The high latitude reached by Nanuq marks a record also for the PolarQuEEEst cosmic ray detector, assembled at CERN with the participation of school students and installed on board by physicists from Centro FERMI of Rome and INFN (The Italian Institute for Nuclear Physics). “We have a unique dataset of the cosmic ray flow at the highest latitudes ever reached at sea level”, says Ombretta Pinazza, physicist (INFN Bologna), “and we are now very excited to look for correlations with the two other identical detectors which are taking data in continental Norway and Italy. The area covered exceeds 5000 km2 and is the most effective to confirm the existence of cosmic showers generated by high energy radiation colliding with our atmosphere (EEE programme, Centro Fermi)”. In addition to contributing to understanding the origin of high energy cosmic rays, these correlations will also enable scientists to study how cosmic rays influence cloud formation and the correlation of Supernovae rate with climatic periods over 500 million years, thus contributing to a better understanding of climate change.

The objectives of the AURORA project conducted on board Nanuq by prof. Gianluca Casagrande of the European University of Rome and the Italian Geographical Society have been fully achieved. “Using our low-cost drones and citizen science sensors, we were able to carry out expeditive, high-resolution mapping and thermal and near-infrared observations of remote and scarcely visited areas all around the archipelago” says Casagrande. “Our tools proved effective both for scientific data acquisition and for communicating Arctic environments.” One of the surveys had a special symbolic value, as it produced, for the first time, a detailed 3-D rendering of Alpiniøya, the island discovered by Italian officer Gennaro Sora, who was in the area on his way to rescuing the survivors of the ITALIA airship crash in 1928.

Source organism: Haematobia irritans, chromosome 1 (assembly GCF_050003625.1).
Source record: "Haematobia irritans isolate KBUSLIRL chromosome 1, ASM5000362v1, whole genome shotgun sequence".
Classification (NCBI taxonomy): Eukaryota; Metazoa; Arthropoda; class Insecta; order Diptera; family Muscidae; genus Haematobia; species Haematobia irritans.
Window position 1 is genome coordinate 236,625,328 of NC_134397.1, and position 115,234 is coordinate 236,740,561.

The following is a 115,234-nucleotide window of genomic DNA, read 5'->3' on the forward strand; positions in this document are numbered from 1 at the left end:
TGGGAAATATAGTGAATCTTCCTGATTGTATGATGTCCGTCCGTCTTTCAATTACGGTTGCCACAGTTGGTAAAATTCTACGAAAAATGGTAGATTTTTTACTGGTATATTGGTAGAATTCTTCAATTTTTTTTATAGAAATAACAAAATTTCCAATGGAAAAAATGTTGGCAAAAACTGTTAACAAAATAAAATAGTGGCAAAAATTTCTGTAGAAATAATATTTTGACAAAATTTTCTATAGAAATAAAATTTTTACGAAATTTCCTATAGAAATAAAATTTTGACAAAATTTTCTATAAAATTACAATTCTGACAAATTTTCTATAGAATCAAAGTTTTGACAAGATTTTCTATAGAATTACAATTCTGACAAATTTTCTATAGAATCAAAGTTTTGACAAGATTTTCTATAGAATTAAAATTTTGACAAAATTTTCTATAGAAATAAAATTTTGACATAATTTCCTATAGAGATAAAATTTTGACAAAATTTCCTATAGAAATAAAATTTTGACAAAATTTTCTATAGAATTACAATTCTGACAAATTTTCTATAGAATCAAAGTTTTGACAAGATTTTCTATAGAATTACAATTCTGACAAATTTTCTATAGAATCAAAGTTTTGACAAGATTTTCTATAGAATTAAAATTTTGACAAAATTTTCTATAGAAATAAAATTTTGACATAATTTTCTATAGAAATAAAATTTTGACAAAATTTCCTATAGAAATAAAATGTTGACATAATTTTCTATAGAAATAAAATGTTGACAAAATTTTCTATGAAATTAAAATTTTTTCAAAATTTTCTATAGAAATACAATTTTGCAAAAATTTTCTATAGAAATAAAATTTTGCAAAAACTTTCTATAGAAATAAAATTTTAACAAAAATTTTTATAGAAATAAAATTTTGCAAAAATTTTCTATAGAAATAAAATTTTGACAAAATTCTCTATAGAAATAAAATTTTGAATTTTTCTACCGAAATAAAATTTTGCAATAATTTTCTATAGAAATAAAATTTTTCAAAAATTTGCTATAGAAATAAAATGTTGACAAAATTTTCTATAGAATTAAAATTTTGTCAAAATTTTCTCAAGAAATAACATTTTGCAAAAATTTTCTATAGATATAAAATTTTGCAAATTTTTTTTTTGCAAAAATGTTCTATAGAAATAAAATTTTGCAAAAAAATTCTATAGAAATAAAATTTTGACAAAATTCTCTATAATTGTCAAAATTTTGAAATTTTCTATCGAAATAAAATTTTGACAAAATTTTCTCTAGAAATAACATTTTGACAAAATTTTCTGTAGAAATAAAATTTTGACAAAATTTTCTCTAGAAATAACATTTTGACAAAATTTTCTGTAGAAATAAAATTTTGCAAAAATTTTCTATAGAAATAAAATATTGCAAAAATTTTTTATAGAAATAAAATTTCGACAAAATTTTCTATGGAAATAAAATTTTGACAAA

Umberto Nobile’s polar expedition – Polarquest2018’s historical inspiration – was of course not neglected. On August 13, the area from where the first SOS message was radioed by ITALIA crew member Giuseppe Biagi from the Red Tent (81°14 Nm 25°25 E) was reached by Nanuq and a short ceremony was celebrated in the open Arctic Ocean by captain Peter Gallinelli, Polarquest2018 project leader Paola Catapano and geographer Gianluca Casagrande. Soon after, technical coordinator Mike Struik deployed an innovative 3-D multibeam sonar of NORBIT Subsea, for the search of any potential metallic wreck of the lost Airship, following the route considered to be one of the most likely search paths, based on Umberto Nobile’s indications after the crash. This is the first documented targeted attempt at locating the wreck of airship ITALIA in 90 years. The data collected with the beamer will be analyzed by Norbit Subsea and the results will be made available by the end of September. “It will be really exciting to see the data from the sonar, not just for the airship but because that area of the Arctic Ocean has never been sounded before and we will get precious information on its bathymetry” says Morten Stendhal, director of Norbit Subsea in Trondheim. “I still can’t believe that our POLARQUEST2018 has been so successful on 100% of such a varied interdisciplinary programme with zero margins and limited resources”, says project leader Paola Catapano. “Amazingly, everything worked at the first attempt.”

Polarquest Team arrives in Longyearbyen
Polarquest Team arrives in Longyearbyen

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Organization Information

Association Polarquest

Location: Meyrin, Geneva - Switzerland
Website:
Association Polarquest
Paola Catapano
Project Leader:
Paola Catapano
Meyrin , Switzerland